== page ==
For Christmas I was fortunate enough to recieve a Printrbot Simple kit. We got it through an eBay seller based in the UK who had stock and fast shipping. At the time of writing, the kit cost £312.75, which is staggering - given how much 3D printers cost only 5 years ago.
I started building it on Christmas day afternoon and had it finished by the evening of the 27th, with a day off in the middle.
You could buy the assembled Simple, but that's no fun - and building one teaches you what each individual component does so it's much easier to fix anything that breaks.
I'm not going to tell you how to build one, you can find out how to do that here. That walks you through the nitty gritty of getting one formed from the kit as it comes in the box. However, I thought I'd point out a few things that I wished I'd known the first time around.
- Don't be an idiot and try to put the M3 bolts through the microswitches like I did. The M2 ones are the tiny thin bolts that are hard to spot in the bag of components unless you empty them out onto the desk. If you do what I did, you'll deform and shatter the microswitches. Luckily, I found replacements at Maplin. At £2.09/each it's a huge ripoff, but I could collect them at 9am on Boxing Day in person to continue my build as soon as possible.
- It's definitely worth having some spare zip ties around. I picked up 100 that are identical to the ones that came with the kit for £2.29 on the same outing to Maplins. It's useful if you mess up and need to cut and redo them.
- There are two nylon spacers in the pack! The smaller one is meant for the filament to go through in the extruder assembly, the larger one is just used as a spacer. Don't try and cram the larger one into that multi-layer plywood box - it won't work!
- If you panic at the end of the build because you appear to have lost the hot end power cable - don't worry! You attached it to the circuit board earlier as instructed and have since forgotten about it.
When you've got it assembled, I'd highly recommend reading this 4,000 word epic about getting your Printrbot communicating with a computer, calibrating it, and finally printing your first somthing.
Here's the first thing I printed:
As you can see, it's much larger in the x direction than it should be, and not as tall as it should be. Following the calibration steps outlined in the guide above meant that the next version was exactly 5mm on every step as it should be.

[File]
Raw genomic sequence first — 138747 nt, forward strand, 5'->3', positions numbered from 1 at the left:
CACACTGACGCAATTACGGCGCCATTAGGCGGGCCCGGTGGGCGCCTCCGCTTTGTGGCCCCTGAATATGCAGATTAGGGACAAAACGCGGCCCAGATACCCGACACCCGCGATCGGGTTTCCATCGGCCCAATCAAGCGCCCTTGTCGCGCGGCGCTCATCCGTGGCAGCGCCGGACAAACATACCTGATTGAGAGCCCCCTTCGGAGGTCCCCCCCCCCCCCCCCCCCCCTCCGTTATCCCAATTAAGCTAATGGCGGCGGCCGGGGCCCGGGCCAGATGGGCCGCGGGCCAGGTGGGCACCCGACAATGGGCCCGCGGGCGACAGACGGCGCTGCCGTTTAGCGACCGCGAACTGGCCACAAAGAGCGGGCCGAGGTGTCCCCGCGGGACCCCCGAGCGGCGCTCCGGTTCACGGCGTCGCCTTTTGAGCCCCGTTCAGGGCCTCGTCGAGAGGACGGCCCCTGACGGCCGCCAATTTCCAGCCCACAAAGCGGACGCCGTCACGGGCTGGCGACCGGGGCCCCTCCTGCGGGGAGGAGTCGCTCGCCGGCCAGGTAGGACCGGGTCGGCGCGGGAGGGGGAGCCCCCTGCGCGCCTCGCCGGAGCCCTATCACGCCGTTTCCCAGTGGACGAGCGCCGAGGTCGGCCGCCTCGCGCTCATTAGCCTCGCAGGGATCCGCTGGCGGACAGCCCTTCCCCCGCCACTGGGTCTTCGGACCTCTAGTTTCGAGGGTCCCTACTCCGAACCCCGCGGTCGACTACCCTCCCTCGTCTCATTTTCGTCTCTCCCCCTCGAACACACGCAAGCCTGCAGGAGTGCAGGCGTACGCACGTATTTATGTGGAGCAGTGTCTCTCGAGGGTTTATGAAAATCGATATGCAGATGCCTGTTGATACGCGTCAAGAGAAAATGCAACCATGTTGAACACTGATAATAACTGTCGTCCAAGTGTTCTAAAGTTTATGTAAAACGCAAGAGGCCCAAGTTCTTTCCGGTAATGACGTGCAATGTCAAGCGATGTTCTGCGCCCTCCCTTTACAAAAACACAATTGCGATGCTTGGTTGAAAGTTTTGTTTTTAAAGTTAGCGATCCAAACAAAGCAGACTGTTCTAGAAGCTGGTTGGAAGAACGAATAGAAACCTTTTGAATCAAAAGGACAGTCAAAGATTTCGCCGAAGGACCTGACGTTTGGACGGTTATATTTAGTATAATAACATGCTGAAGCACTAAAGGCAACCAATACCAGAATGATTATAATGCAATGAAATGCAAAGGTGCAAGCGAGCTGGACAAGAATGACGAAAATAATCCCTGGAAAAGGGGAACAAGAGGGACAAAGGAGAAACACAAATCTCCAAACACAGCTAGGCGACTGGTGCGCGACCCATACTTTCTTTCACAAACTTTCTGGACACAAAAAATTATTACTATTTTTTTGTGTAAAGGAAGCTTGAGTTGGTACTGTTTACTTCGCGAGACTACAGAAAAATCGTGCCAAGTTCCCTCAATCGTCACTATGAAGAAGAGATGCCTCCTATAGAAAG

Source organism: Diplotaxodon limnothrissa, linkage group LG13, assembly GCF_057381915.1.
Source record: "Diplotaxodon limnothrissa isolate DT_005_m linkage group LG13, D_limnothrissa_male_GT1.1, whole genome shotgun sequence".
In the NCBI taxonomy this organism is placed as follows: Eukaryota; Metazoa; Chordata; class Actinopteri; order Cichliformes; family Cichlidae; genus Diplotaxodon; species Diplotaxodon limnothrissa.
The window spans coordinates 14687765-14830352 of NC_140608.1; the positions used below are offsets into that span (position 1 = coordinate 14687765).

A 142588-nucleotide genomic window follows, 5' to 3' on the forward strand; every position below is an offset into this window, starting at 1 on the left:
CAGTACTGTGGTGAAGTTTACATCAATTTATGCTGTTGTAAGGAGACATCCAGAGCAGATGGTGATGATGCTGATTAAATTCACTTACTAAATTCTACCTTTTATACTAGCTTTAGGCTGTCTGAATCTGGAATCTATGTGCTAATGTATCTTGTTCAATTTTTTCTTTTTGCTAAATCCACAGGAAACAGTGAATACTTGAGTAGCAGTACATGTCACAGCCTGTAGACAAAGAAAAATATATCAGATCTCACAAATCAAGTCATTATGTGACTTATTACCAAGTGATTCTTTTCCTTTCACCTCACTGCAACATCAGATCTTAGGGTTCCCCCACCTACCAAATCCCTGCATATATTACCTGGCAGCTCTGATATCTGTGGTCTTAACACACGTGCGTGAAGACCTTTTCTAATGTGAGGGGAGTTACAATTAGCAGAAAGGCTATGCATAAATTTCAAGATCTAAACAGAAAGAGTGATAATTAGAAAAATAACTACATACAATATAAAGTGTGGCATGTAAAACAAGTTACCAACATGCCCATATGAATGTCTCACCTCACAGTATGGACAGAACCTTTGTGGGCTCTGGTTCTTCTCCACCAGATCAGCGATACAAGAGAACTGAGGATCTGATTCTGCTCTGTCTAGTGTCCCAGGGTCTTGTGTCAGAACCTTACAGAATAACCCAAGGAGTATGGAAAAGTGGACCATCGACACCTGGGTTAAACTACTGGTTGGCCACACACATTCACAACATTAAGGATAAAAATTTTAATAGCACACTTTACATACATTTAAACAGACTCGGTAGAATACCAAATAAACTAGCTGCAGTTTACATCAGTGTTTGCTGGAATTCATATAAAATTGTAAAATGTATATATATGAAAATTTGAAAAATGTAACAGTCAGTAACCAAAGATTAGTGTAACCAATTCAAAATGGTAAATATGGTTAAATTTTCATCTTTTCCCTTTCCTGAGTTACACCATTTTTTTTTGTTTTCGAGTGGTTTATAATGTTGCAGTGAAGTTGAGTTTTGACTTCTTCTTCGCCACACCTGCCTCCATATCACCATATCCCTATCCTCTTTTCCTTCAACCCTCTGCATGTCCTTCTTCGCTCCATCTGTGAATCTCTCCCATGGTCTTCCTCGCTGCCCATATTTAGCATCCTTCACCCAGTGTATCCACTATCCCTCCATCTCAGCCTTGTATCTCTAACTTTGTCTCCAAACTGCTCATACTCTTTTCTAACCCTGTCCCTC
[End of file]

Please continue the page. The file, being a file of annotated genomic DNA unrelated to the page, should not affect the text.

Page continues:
The next thing I did, mainly because I could, was to make the printer run wirelessly over the internet from a Raspberry Pi using OctoPrint. Usually, you'd have to have your laptop plugged into the Simple for the whole of the build duration - but with this you can upload an STL over WiFi to your Pi and set it going.
This is super-convenient as it means you can leave the house or do something else with your laptop without distrupting your printing.
Additionally, if you have a webcam that's compatible with the Pi, you can monitor your prints remotely and even save timelapses of them. They won't be of the highest quality obviously (there's a reason I own a DSLR with Magic Lantern installed), but they're quick and fun.
There are hundreds of modifications out there that people have done on their Printrbot Simples. For instance, Reddit user /u/snickerpleez who doubled the size of his print bed for $35 or Elkniwt on Thingiverse's arbitrarily long print bed, or even this spool holder made from Bic pens. In fact, here's a huge list compiled by JasperJ of all the things other people have done with their Simples.
One of the most popular seems to be placing a glass or aluminium sheet over the plywood to act as a print bed. This makes sure it's perfectly flat and exempt from the problems of warping. This is the one I plan to try soonest, and apparently a good source of glass is a cheap 6x4" photo frame, of which I have a few lying around unused.
That, and adding LEDs. Because they look awesome. I spotted a good ideaover on the Printrbot Talk forum that I'll have to try out some time.
Who's this for?
If you have to ask this question, I'd highly recommend you read this great review of the Simple over on Ars Technica. The kit will take you at least 3 hours of continuous work if you vaguely know what you're doing, much more if not (some people have taken up to 8). This printer is for hackers and casual 3D-makers. It is not an HP uPrint SE that makes perfect prints every time. You will have to spend hours obsessing over calibration and hot end temperatures.
If that doesn't sound good to you, then don't buy this. But also don't buy a Makerbot Replicator 2 for $2200. That won't solve your problems. Instead, wait 5 years - and find another hobby in the mean time. This printer is for early adopters and not for the faint of heart. Look at the difference between 5 years ago and now, and think about where we'll be in 5 year's time. It's exciting - I can't wait to see what happens.